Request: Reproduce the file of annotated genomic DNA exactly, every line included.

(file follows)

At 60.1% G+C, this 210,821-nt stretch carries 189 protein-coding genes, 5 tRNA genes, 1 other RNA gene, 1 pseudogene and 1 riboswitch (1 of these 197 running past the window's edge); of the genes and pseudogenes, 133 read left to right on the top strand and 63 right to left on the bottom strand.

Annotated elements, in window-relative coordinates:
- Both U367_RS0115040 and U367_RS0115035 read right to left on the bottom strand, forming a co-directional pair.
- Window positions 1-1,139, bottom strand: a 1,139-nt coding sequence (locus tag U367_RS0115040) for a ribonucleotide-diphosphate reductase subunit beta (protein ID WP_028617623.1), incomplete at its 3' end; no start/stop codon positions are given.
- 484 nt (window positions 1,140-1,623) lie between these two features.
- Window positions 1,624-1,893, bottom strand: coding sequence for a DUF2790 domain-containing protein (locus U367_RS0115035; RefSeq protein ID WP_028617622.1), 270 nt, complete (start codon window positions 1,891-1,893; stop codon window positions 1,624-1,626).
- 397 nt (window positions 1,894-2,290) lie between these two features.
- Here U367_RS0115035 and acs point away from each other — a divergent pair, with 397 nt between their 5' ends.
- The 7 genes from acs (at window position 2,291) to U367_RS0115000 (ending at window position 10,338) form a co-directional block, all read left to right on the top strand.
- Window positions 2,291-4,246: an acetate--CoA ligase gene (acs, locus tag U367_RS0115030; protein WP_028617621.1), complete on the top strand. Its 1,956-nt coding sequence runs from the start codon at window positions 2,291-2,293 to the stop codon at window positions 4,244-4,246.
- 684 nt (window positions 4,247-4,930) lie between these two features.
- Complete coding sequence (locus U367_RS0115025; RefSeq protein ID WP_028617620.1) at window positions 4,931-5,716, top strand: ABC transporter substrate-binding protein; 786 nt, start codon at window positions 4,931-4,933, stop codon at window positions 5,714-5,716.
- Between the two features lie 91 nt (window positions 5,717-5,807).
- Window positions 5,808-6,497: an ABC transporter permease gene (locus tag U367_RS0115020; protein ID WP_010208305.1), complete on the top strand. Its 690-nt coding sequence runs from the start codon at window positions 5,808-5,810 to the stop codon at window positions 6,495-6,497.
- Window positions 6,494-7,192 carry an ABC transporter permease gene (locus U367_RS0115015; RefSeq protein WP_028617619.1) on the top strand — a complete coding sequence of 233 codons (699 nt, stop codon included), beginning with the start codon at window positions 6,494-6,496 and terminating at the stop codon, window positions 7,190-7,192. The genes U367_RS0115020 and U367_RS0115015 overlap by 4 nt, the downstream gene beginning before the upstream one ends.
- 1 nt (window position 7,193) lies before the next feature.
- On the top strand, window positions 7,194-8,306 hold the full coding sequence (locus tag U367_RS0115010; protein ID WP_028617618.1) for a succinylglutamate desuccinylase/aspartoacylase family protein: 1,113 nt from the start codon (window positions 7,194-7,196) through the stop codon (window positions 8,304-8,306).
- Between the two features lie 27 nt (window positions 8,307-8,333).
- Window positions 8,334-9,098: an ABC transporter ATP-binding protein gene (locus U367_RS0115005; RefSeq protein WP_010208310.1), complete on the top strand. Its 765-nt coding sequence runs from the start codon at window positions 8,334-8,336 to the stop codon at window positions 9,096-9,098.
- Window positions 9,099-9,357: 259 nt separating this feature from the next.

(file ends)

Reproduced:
At 60.1% G+C, this 210,821-nt stretch carries 189 protein-coding genes, 5 tRNA genes, 1 other RNA gene, 1 pseudogene and 1 riboswitch (1 of these 197 running past the window's edge); of the genes and pseudogenes, 133 read left to right on the top strand and 63 right to left on the bottom strand.

Annotated elements, in window-relative coordinates:
- Both U367_RS0115040 and U367_RS0115035 read right to left on the bottom strand, forming a co-directional pair.
- Window positions 1-1,139, bottom strand: a 1,139-nt coding sequence (locus tag U367_RS0115040) for a ribonucleotide-diphosphate reductase subunit beta (protein ID WP_028617623.1), incomplete at its 3' end; no start/stop codon positions are given.
- 484 nt (window positions 1,140-1,623) lie between these two features.
- Window positions 1,624-1,893, bottom strand: coding sequence for a DUF2790 domain-containing protein (locus U367_RS0115035; RefSeq protein ID WP_028617622.1), 270 nt, complete (start codon window positions 1,891-1,893; stop codon window positions 1,624-1,626).
- 397 nt (window positions 1,894-2,290) lie between these two features.
- Here U367_RS0115035 and acs point away from each other — a divergent pair, with 397 nt between their 5' ends.
- The 7 genes from acs (at window position 2,291) to U367_RS0115000 (ending at window position 10,338) form a co-directional block, all read left to right on the top strand.
- Window positions 2,291-4,246: an acetate--CoA ligase gene (acs, locus tag U367_RS0115030; protein WP_028617621.1), complete on the top strand. Its 1,956-nt coding sequence runs from the start codon at window positions 2,291-2,293 to the stop codon at window positions 4,244-4,246.
- 684 nt (window positions 4,247-4,930) lie between these two features.
- Complete coding sequence (locus U367_RS0115025; RefSeq protein ID WP_028617620.1) at window positions 4,931-5,716, top strand: ABC transporter substrate-binding protein; 786 nt, start codon at window positions 4,931-4,933, stop codon at window positions 5,714-5,716.
- Between the two features lie 91 nt (window positions 5,717-5,807).
- Window positions 5,808-6,497: an ABC transporter permease gene (locus tag U367_RS0115020; protein ID WP_010208305.1), complete on the top strand. Its 690-nt coding sequence runs from the start codon at window positions 5,808-5,810 to the stop codon at window positions 6,495-6,497.
- Window positions 6,494-7,192 carry an ABC transporter permease gene (locus U367_RS0115015; RefSeq protein WP_028617619.1) on the top strand — a complete coding sequence of 233 codons (699 nt, stop codon included), beginning with the start codon at window positions 6,494-6,496 and terminating at the stop codon, window positions 7,190-7,192. The genes U367_RS0115020 and U367_RS0115015 overlap by 4 nt, the downstream gene beginning before the upstream one ends.
- 1 nt (window position 7,193) lies before the next feature.
- On the top strand, window positions 7,194-8,306 hold the full coding sequence (locus tag U367_RS0115010; protein ID WP_028617618.1) for a succinylglutamate desuccinylase/aspartoacylase family protein: 1,113 nt from the start codon (window positions 7,194-7,196) through the stop codon (window positions 8,304-8,306).
- Between the two features lie 27 nt (window positions 8,307-8,333).
- Window positions 8,334-9,098: an ABC transporter ATP-binding protein gene (locus U367_RS0115005; RefSeq protein WP_010208310.1), complete on the top strand. Its 765-nt coding sequence runs from the start codon at window positions 8,334-8,336 to the stop codon at window positions 9,096-9,098.
- Window positions 9,099-9,357: 259 nt separating this feature from the next.